The Romney/Ryan ticket have gone beyond this defense into epistemic implosure.   It’s not that Romney/Ryan create their own facts (which they do on occasion).  Rather, they don’t revise in any recognizable fashion.  Romney decries Obama’s withdrawal of troops from Afghanistan by 2014 on one day, then embraces the timetable wholeheartedly the next.  He works hard to help institute universal healthcare in Massachusetts, then attacks the very same model as unsustainable and enslaving.  He contends both that government doesn’t create jobs and that he will (somehow) create 12 million jobs as head of government.  (And the principle of non-contradiction is one of those center-of-the-web kind of things.)

It’s tempting to conclude (to best preserve one’s own web) that Romney is willing to say more or less anything, that he has no center to revise, and that’s just, you know, Politics These Days.  If you’re willing to believe that, you better be willing to give up on believing.

10/10/12

The rise of the “Nones”

So here’s something interesting:

In 2007 Pew Research Center surveys, 15.3% of U.S. adults answered a question about their current religion by saying they were atheist, agnostic or “nothing in particular.” The number of religiously unaffiliated respondents has ticked up each year since, and now stands at 19.6%.

While the ranks of the unaffiliated have grown significantly over the past five years, the Protestant share of the population has shrunk. In 2007, 53% of adults in Pew Research Center surveys described themselves as Protestants. In surveys conducted in the first half of 2012, fewer than half of American adults say they are Protestant (48%). This marks the first time in Pew Research Center surveys that the Protestant share of the population has dipped significantly below 50%.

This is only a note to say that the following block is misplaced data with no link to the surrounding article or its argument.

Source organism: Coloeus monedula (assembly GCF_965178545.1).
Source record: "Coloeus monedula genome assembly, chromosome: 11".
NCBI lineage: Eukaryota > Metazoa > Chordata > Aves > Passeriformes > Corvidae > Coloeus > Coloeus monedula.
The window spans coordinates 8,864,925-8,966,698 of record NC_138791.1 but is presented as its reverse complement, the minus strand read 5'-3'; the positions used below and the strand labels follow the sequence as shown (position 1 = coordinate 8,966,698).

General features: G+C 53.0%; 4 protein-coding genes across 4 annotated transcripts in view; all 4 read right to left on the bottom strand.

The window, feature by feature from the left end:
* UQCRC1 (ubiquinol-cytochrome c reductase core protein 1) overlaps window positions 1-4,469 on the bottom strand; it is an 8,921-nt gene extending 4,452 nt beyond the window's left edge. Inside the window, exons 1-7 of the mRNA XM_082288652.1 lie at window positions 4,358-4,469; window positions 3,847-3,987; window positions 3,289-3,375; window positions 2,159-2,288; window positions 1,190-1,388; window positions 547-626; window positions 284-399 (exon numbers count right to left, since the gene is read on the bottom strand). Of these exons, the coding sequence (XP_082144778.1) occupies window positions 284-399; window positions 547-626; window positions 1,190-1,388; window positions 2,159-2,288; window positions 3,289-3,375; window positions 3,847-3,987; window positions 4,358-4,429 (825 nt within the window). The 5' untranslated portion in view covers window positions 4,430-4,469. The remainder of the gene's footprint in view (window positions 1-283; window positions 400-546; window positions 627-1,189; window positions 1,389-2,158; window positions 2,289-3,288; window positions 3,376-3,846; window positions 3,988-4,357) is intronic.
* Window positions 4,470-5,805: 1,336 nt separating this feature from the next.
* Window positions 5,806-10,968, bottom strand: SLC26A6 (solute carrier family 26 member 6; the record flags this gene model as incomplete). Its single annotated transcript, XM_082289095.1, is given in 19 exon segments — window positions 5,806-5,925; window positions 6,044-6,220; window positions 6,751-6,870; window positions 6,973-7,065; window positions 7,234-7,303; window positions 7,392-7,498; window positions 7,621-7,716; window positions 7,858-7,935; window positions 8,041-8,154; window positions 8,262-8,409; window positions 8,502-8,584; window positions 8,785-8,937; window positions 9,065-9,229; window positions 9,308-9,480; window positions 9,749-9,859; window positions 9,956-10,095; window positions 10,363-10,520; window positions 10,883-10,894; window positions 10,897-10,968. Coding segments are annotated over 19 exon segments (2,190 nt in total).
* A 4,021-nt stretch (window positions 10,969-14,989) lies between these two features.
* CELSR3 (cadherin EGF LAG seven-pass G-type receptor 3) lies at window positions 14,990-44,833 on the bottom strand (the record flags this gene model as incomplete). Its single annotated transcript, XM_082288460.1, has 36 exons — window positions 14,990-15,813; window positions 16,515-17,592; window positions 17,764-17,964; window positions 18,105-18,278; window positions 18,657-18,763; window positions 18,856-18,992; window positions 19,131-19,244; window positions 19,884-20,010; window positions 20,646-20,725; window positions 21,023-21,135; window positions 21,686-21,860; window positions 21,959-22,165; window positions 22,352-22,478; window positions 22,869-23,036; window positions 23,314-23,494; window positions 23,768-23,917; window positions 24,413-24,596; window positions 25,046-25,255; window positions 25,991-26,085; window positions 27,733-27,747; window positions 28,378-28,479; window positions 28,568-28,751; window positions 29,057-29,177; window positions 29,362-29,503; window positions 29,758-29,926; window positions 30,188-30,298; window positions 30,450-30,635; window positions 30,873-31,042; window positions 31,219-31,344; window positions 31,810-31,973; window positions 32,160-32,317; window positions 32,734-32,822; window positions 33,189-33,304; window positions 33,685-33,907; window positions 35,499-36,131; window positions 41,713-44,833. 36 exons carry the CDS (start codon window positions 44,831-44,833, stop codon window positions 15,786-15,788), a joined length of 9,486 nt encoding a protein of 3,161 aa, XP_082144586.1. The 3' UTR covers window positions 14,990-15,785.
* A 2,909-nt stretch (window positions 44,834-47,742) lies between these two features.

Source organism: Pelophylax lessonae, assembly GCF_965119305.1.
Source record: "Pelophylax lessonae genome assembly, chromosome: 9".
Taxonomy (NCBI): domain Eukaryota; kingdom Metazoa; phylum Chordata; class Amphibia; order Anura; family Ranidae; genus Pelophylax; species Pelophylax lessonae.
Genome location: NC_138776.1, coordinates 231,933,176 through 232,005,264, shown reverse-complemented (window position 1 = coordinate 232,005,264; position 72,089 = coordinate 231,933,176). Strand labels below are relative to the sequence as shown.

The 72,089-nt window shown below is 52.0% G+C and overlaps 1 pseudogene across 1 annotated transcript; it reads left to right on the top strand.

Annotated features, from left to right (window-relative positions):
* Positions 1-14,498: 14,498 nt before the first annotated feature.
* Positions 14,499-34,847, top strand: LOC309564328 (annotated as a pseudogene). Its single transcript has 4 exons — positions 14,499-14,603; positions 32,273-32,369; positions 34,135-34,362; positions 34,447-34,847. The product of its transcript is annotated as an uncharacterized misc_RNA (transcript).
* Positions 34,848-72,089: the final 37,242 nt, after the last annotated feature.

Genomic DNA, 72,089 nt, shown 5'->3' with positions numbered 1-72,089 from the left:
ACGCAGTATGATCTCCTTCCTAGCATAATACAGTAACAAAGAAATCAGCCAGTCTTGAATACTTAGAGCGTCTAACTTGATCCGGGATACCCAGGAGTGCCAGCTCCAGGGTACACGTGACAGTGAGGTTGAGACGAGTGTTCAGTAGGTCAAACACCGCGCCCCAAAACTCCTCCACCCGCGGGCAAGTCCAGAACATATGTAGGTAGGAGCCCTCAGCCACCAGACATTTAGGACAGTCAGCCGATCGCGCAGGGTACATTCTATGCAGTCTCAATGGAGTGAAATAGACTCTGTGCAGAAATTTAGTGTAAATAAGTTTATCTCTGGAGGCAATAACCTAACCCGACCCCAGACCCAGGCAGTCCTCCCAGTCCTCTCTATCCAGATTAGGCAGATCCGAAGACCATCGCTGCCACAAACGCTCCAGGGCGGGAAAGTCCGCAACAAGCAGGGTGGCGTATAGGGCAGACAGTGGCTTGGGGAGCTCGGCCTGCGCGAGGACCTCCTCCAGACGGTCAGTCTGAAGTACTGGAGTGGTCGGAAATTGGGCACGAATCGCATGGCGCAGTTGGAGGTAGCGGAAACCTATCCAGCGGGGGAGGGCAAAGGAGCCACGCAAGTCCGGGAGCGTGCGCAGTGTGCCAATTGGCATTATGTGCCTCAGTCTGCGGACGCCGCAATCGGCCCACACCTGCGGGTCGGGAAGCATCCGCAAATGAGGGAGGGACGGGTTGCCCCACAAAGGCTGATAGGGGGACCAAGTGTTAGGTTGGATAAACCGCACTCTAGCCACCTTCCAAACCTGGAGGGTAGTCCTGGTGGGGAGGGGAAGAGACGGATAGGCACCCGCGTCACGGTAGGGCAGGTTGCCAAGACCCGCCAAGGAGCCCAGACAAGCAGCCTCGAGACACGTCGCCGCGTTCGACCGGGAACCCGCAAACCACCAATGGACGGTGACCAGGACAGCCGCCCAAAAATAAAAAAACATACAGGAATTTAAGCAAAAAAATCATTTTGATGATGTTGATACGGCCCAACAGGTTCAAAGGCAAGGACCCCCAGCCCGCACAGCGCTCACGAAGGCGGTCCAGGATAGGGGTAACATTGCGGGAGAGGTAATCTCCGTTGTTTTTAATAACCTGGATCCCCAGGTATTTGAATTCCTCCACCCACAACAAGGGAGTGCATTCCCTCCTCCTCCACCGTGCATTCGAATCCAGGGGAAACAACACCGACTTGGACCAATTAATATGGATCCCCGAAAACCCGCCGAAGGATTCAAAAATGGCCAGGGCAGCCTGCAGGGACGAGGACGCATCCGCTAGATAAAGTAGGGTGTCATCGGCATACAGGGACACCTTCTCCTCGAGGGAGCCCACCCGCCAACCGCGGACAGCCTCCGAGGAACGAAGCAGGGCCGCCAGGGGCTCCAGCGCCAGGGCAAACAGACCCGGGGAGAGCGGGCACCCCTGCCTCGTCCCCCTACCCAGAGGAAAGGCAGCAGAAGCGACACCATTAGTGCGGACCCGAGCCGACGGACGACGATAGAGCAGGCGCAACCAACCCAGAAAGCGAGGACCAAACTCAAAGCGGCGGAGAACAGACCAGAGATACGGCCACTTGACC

The decline mainly occurred in the number of those surveyed identifying as white Protestants, whether evangelical or “mainline” (their term). Catholics, for their part, held roughly steady.

Damn. I thought it’d be easy to get a table for brunch after the Rapture.

Full Pew Study available here. (You might want to cross yourself or to place a wafer on your tongue before clicking.)

09/28/12

Why Johnny Can’t Write

The Atlantic has a nice debate up on the history of the teaching of writing that ought to interest several of our posters and commenters. As part of the series, Judith Hochman writes:

I have learned that celebrating writing is not the same as teaching children how to write — how to craft good sentences, develop a well-formed paragraph, and improve their work. Too often, teachers merely tell students to “add detail” or “summarize.” Frustrated students don’t know what to do, and many teachers haven’t learned the proper teaching skills in their graduate or professional development classes to effectively help them.

Make no mistake — done right, good writing instruction can extend learning. Diagramming sentences or doing page after page in grammar texts does not automatically result in better writers, although more able students enjoy these types of activities. There is evidence that confirms that teaching grammar in isolation does not lead to better composing. But research does confirm that when students begin to write more complex sentences, their reading comprehension improves. When they develop outlines, their organization and knowledge of text structure improves. When they respond to verbal questions using the prompts Tyre describes in the article, their oral language becomes more precise and sophisticated.